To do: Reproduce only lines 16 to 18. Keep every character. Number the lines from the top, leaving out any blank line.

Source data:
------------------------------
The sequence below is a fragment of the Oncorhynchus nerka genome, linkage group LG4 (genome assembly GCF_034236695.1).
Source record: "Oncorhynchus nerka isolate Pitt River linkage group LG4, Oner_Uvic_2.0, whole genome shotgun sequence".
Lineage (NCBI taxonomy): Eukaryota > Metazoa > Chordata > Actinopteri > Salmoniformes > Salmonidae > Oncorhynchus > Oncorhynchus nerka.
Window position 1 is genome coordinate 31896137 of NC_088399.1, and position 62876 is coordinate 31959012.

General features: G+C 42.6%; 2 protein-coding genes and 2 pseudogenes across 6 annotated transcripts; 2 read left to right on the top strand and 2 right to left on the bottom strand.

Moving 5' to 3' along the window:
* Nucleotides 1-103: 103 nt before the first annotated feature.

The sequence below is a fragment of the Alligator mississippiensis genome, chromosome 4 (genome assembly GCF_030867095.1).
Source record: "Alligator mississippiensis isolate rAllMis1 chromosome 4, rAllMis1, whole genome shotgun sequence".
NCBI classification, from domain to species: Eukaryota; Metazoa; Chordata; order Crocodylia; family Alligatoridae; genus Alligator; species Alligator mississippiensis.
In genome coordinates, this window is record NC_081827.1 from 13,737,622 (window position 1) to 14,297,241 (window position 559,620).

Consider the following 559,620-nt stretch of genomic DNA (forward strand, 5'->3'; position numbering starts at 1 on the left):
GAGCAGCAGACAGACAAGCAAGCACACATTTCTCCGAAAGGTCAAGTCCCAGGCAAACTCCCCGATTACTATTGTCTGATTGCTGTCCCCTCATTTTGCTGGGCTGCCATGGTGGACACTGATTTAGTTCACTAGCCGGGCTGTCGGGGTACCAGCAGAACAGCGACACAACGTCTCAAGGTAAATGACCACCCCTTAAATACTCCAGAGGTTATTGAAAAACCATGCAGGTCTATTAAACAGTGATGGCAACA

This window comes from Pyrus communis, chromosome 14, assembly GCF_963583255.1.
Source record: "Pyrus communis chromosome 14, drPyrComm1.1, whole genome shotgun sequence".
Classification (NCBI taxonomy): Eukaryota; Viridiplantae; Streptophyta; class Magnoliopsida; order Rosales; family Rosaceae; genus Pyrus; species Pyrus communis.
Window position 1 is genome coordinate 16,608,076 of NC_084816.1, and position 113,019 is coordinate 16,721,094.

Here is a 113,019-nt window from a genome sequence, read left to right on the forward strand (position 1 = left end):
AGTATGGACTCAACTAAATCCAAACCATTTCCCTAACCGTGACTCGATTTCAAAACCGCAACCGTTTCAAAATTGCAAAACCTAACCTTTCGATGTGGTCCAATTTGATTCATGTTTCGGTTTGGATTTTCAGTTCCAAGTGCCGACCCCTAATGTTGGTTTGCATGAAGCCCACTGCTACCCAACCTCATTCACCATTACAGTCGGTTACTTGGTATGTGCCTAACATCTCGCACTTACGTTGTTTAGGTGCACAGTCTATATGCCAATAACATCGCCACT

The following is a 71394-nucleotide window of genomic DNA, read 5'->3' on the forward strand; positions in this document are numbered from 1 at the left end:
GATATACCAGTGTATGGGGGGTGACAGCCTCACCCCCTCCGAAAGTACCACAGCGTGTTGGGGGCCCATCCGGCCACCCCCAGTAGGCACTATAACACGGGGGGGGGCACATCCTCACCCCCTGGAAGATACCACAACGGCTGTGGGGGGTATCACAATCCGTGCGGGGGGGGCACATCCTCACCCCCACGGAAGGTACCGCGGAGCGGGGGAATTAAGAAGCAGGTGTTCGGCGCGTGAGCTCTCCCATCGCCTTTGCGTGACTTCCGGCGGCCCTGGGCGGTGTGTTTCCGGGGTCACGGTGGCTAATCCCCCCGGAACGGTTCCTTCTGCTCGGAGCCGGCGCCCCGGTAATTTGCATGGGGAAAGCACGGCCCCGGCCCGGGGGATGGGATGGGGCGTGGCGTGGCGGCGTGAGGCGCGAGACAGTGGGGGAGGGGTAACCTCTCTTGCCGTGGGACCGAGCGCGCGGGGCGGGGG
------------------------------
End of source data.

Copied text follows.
Classification (NCBI taxonomy): Eukaryota; Viridiplantae; Streptophyta; class Magnoliopsida; order Rosales; family Rosaceae; genus Pyrus; species Pyrus communis.
Window position 1 is genome coordinate 16,608,076 of NC_084816.1, and position 113,019 is coordinate 16,721,094.

Here is a 113,019-nt window from a genome sequence, read left to right on the forward strand (position 1 = left end):